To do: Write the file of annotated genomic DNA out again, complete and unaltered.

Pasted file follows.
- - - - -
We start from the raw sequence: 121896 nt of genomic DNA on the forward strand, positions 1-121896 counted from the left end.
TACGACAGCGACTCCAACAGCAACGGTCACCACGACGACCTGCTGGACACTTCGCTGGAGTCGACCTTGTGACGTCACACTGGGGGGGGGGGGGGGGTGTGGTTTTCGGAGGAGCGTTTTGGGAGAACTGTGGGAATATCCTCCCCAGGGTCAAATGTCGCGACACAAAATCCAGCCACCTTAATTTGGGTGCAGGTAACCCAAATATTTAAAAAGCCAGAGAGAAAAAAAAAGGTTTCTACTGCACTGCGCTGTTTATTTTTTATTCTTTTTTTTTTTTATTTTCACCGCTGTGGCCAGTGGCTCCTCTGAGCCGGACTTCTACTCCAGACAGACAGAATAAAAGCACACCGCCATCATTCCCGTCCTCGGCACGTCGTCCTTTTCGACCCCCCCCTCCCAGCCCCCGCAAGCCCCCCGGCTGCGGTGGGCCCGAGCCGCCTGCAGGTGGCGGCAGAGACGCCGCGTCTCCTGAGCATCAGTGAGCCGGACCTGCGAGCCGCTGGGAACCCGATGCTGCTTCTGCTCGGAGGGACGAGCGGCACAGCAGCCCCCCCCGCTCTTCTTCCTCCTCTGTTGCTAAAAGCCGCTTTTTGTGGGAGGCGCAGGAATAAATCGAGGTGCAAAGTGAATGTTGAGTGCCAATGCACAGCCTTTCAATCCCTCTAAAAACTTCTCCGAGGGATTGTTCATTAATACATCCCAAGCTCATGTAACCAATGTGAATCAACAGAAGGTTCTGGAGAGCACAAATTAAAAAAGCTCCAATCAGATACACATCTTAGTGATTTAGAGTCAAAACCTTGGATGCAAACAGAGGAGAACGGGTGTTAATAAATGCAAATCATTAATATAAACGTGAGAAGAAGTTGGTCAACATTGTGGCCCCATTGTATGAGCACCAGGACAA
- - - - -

We start from the raw sequence: 121896 nt of genomic DNA on the forward strand, positions 1-121896 counted from the left end.
TACGACAGCGACTCCAACAGCAACGGTCACCACGACGACCTGCTGGACACTTCGCTGGAGTCGACCTTGTGACGTCACACTGGGGGGGGGGGGGGGGTGTGGTTTTCGGAGGAGCGTTTTGGGAGAACTGTGGGAATATCCTCCCCAGGGTCAAATGTCGCGACACAAAATCCAGCCACCTTAATTTGGGTGCAGGTAACCCAAATATTTAAAAAGCCAGAGAGAAAAAAAAAGGTTTCTACTGCACTGCGCTGTTTATTTTTTATTCTTTTTTTTTTTTATTTTCACCGCTGTGGCCAGTGGCTCCTCTGAGCCGGACTTCTACTCCAGACAGACAGAATAAAAGCACACCGCCATCATTCCCGTCCTCGGCACGTCGTCCTTTTCGACCCCCCCCTCCCAGCCCCCGCAAGCCCCCCGGCTGCGGTGGGCCCGAGCCGCCTGCAGGTGGCGGCAGAGACGCCGCGTCTCCTGAGCATCAGTGAGCCGGACCTGCGAGCCGCTGGGAACCCGATGCTGCTTCTGCTCGGAGGGACGAGCGGCACAGCAGCCCCCCCCGCTCTTCTTCCTCCTCTGTTGCTAAAAGCCGCTTTTTGTGGGAGGCGCAGGAATAAATCGAGGTGCAAAGTGAATGTTGAGTGCCAATGCACAGCCTTTCAATCCCTCTAAAAACTTCTCCGAGGGATTGTTCATTAATACATCCCAAGCTCATGTAACCAATGTGAATCAACAGAAGGTTCTGGAGAGCACAAATTAAAAAAGCTCCAATCAGATACACATCTTAGTGATTTAGAGTCAAAACCTTGGATGCAAACAGAGGAGAACGGGTGTTAATAAATGCAAATCATTAATATAAACGTGAGAAGAAGTTGGTCAACATTGTGGCCCCATTGTATGAGCACCAGGACAA